In 2016, I brought my two worlds of the arts and fertility together and founded Fertility Fest – the world’s first arts festival dedicated to fertility, infertility, modern families and the science of making babies. It will be back in May for its second edition at the Bush Theatre in London (8 – 13th May www.fertilityfest.com). Six days, forty events and 150 artists and fertility experts in a unique programme of events, entertainment, discussion, debate, support and solidarity. I’m delighted that Professor Nicky Hudson from De Montfort University has agreed to be one of our fertility experts in our session ‘The Gift’ which will look at the light and dark sides of egg, sperm and embryo donation.
The festival has three big aims:
- To use the power of the arts to improve the understanding of the emotional journey of the fertility patient in order to ensure better patient care and outcomes;
- To improve the level of public discourse about all aspects of reproductive science;
- To improve fertility education.
I believe that the next generation deserves a more rounded and robust understanding of their fertility. They shouldn’t just be taught how ‘not to get pregnant’ and our project, Modern Families, which launches at the end of February aims to influence the current consultation that is being undertaken into the PSHE curriculum following the introduction of compulsory Relationship and Sex Education in schools – you can read more about it on our website here: https://www.fertilityfest.com/the-modern-families-project.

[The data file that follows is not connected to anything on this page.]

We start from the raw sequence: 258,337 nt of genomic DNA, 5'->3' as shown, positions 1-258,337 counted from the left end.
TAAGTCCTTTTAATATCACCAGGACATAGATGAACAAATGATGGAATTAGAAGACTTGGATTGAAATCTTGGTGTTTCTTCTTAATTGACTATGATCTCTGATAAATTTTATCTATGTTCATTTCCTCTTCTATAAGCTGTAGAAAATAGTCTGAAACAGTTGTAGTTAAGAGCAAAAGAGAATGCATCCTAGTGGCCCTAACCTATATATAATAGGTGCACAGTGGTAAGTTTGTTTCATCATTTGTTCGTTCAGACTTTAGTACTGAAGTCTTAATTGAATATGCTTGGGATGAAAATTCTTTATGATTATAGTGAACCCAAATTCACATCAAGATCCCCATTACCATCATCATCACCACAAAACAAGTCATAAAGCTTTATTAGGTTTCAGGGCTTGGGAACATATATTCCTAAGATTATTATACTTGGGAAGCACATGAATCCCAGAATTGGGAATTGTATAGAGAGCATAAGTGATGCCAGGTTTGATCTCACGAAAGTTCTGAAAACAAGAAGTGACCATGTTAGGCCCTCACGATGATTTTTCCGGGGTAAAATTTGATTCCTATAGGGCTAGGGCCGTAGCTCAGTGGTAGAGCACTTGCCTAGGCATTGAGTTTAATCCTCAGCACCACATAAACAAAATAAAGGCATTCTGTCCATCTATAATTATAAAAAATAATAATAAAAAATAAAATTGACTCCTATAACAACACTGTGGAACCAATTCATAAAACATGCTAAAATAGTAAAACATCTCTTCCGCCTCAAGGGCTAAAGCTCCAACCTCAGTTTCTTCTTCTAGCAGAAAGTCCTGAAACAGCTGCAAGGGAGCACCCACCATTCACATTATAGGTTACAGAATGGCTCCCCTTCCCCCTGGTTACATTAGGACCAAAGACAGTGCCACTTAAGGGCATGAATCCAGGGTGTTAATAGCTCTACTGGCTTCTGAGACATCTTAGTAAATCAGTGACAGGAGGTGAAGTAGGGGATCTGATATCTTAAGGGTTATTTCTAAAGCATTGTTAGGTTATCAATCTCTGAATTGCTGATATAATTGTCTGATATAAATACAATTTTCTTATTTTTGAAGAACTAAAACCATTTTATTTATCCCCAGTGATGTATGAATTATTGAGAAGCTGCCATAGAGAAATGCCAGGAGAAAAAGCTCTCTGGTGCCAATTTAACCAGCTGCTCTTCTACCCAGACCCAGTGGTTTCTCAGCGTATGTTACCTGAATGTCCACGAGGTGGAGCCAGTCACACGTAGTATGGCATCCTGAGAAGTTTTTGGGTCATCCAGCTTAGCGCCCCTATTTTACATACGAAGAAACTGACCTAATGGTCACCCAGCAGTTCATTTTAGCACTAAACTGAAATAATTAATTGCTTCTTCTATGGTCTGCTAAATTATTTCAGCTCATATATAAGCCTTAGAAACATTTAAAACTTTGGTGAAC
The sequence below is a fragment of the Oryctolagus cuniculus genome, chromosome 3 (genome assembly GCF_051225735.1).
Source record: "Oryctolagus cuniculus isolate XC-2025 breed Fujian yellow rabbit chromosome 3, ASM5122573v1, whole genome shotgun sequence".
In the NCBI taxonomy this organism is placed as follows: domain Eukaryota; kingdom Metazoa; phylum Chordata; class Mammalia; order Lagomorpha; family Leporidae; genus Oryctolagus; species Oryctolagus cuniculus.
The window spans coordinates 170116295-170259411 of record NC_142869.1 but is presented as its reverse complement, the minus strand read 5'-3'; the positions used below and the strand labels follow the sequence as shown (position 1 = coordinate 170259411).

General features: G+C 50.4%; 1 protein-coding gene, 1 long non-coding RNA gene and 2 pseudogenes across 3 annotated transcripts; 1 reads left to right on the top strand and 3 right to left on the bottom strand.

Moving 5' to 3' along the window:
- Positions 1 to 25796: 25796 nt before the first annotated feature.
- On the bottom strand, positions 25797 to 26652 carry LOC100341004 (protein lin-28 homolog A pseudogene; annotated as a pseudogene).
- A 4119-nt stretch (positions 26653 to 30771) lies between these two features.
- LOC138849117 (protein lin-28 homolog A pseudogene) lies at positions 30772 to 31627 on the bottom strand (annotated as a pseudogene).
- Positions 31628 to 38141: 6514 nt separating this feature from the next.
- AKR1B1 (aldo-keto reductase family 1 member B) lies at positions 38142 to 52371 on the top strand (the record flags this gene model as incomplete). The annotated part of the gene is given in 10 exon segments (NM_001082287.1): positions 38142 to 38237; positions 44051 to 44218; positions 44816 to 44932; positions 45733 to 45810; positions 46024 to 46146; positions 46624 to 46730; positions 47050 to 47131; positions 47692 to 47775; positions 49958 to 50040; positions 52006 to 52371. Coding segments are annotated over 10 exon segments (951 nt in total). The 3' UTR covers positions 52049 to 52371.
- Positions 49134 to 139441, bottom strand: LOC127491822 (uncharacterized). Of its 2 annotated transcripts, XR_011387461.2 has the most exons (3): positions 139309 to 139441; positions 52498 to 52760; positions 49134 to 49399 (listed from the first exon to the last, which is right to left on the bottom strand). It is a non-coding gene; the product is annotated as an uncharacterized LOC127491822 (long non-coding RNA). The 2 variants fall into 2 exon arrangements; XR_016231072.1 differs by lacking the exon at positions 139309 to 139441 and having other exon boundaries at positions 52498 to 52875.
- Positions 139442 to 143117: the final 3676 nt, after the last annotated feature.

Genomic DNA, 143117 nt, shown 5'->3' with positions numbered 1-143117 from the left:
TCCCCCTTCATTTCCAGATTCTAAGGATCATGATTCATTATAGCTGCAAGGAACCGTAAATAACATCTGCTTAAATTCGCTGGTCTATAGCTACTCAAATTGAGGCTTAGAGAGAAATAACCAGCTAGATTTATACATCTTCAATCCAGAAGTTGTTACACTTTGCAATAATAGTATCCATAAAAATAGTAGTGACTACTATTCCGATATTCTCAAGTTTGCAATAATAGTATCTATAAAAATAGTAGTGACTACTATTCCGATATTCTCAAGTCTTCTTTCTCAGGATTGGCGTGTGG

The festival programme will be exploring things like ‘The Doctor In The Bedroom’ (what it really feels like to conceive through reproductive science); ‘The Invisible Man’ (on the still little discussed issue of the male experience of infertility). We’ll also be looking at the aftermath of unsuccessful treatment in sessions such as ‘When ART doesn’t work’ as well as parenting after IVF in ‘No Longer Extraordinary’ – because does the experience of struggling to conceive ever leave you? We’ll also be tackling some big societal questions like ‘What Comes First The Career Or The Egg?’, ‘Race, Religion and Reproduction’ and ‘The Future of Fertility.’
And new for this year, we have a series of sessions called ‘Fertility Fight Club’ in which artists and fertility experts will take to the stage to argue for something they want to change about the world of fertility. These sessions will be live-streamed so if you can’t join us in person, you can watch and participate from the comfort of your armchair wherever you are in the world.
But I hope you can join us in person. Tickets are on sale now. The festival is for everyone and anyone and you won’t find another event in the fertility calendar like it. It’s for patients at all stages of their fertility journey. It’s for fertility professionals (scientists, clinicians, and academics). And it’s for people who are just plain curious about the subject and want to learn more. Crucially it’s for people with and without children because we all have a fertility story. I may be an accidental infertile. It’s certainly not something I ever planned for or wanted. But now I’m here let’s talk about it because this is how the human race is being made (and sometimes not being made) today.